Skip to main content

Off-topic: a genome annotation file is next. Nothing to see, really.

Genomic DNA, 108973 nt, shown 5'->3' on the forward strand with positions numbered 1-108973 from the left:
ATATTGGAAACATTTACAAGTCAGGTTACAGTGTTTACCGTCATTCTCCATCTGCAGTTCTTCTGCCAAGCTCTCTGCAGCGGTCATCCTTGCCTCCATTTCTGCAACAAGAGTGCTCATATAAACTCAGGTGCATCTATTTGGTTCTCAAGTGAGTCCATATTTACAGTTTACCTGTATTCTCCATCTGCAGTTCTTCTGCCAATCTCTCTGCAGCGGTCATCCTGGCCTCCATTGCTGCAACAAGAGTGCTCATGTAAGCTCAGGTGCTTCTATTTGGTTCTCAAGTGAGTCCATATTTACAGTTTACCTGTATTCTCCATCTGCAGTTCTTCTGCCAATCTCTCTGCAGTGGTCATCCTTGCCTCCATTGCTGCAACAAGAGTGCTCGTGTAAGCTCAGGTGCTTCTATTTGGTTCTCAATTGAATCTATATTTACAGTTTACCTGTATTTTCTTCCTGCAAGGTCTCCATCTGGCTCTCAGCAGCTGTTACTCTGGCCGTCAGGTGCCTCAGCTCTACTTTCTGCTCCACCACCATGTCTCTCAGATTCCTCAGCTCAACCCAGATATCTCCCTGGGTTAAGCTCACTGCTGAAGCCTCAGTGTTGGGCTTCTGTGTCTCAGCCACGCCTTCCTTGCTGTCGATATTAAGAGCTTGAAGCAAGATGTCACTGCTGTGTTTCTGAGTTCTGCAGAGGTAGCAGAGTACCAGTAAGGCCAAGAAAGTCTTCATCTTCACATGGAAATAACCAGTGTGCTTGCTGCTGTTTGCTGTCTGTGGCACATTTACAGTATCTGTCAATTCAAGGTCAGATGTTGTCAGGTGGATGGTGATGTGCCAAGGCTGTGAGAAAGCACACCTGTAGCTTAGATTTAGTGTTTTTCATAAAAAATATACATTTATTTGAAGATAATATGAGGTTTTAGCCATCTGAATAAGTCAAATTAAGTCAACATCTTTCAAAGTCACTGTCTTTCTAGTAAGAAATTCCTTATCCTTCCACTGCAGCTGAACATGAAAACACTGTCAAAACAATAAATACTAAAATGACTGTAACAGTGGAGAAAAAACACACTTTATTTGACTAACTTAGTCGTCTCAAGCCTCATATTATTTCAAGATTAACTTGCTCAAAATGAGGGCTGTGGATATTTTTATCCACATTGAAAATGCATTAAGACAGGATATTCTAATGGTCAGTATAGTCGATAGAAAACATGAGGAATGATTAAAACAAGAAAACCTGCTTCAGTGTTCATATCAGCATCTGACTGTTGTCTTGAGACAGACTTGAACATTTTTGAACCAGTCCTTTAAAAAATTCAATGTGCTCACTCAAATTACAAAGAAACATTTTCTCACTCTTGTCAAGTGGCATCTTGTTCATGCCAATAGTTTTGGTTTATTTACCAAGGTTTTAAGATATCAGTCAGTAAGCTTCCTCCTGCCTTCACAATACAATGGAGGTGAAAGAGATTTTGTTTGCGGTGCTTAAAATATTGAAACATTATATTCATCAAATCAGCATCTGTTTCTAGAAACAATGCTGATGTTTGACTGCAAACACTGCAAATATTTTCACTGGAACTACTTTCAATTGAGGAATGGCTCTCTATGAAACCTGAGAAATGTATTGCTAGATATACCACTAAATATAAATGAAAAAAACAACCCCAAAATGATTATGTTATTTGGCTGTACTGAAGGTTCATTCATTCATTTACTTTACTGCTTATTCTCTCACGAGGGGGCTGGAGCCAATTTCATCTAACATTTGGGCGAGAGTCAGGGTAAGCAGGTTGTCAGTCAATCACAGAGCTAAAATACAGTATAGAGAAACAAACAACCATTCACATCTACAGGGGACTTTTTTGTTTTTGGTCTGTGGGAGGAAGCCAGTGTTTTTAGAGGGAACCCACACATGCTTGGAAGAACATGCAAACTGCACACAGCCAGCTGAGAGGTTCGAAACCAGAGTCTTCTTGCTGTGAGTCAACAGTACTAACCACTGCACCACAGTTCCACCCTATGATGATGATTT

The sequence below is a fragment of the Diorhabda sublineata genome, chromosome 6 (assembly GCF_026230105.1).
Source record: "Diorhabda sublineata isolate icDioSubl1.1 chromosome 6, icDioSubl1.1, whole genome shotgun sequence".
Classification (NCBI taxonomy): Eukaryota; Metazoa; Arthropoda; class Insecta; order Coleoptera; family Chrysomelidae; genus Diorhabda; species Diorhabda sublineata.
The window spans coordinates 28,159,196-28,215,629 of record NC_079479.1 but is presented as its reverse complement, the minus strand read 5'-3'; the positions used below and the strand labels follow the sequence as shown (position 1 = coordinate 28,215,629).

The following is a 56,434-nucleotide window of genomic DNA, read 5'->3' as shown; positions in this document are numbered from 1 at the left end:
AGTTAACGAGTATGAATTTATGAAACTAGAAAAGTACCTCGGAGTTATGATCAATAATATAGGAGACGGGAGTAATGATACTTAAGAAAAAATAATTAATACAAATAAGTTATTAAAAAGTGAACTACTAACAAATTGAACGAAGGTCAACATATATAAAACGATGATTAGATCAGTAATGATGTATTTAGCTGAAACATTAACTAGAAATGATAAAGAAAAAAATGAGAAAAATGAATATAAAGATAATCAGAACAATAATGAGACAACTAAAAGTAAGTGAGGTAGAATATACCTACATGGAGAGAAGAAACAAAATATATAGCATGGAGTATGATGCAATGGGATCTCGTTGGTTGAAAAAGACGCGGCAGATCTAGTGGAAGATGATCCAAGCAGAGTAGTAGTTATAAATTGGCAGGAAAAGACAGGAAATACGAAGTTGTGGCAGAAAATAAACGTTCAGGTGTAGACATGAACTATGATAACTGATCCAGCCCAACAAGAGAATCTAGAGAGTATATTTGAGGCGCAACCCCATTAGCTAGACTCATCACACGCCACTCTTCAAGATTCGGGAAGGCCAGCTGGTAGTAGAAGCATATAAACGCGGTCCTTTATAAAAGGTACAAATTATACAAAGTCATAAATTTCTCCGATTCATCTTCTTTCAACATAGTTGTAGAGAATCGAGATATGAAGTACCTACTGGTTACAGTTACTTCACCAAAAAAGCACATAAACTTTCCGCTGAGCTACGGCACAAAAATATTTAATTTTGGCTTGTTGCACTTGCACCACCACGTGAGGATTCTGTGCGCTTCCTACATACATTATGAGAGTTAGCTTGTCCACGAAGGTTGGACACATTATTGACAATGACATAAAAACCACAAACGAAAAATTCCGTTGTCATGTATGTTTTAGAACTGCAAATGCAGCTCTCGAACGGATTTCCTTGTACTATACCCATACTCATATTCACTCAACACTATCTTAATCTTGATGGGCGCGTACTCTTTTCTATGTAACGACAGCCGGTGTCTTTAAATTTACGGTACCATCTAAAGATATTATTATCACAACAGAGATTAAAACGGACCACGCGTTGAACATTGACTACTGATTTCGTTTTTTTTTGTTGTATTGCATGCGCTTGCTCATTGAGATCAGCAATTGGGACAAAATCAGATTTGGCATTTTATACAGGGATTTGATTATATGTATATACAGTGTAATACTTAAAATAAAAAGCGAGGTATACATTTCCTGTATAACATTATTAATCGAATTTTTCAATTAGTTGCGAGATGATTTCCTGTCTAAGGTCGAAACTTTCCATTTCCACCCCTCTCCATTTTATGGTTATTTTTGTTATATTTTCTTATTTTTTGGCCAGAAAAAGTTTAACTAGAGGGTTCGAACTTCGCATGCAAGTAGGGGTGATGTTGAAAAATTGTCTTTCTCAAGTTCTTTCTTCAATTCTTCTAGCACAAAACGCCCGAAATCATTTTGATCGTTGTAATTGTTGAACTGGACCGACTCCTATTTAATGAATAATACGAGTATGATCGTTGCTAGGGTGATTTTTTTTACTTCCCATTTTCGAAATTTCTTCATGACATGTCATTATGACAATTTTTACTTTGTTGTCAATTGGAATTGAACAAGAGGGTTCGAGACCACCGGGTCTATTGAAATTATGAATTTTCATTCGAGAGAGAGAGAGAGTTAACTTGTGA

It's the 27th Annual Banned Books Week, and librarians, teachers and book lovers throughout the country are commemorating with various activities and protests against censorship.  The ALA is one of several sponsors of the week, which the organization sees as an opportunity to "educate librarians and the general public about the importance of intellectual freedom," says Jim Rettig, ALA president.  "Individuals must have the freedom to choose what materials are suitable for themselves and their families." According to the ALA's Office of Intellectual Freedom (OIF), "book banning is alive and well", with 460 complaints filed in 2009 attempting to have a book removed from a library or classroom.  The majority of challenges to books, 71%, come from schools, with parents lodging 61% of these complaints. (A challenge is defined as "a formal, written complaint filed with a library or school requesting that materials be removed because of content or appropriateness.")  The proliferation of the Young Adult genre in recent years may correlate to the large number of challenges, as these novels often tackle subject matter that some may deem 'inappropriate'. The traditional mode of protest during Banned Books Week is to read a banned book, and there are several creative variations scheduled to take place this year.  Many bookstores, libraries and schools will have special displays dedicated to banned books, readings of those books, and some will host the authors of censored works.  In Arizona, volunteers at the Yuma County Library will each read from a banned book for thirty minutes while sitting in makeshift jail cells.  At a Catholic high school in California, students will wrap banned titles in caution tape and encourage other students to review them.  The American Booksellers' Foundation for Free Expression has also compiled a list of ways for individuals to commemorate the week, in case there are no scheduled events or readings taking place near you. The Top Ten Banned/Challenged Books of the Past Decade: 1. Harry Potter (series), by J.K. Rowling 2. Alice series, by Phyllis Reynolds Naylor 3. The Chocolate War, by Robert Cormier 4. And Tango Makes Three, by Justin Richardson/Peter Parnell 5. Of Mice and Men, by John Steinbeck 6. I Know Why the Caged Bird Sings, by Maya Angelou 7. Scary Stories (series), by Alvin Schwartz 8. His Dark Materials (series), by Philip Pullman 9. ttyl (series), by Lauren Myracle 10. The Perks of Being a Wallflower, by Stephen Chbosky An interesting blog post on the subject of censorship and social media: Twitter: Banned Books Best Friend Book Banning Alive and Well in the US Why are parents banning schoolbooks? In tradition of Twain, authors lash out at censors this week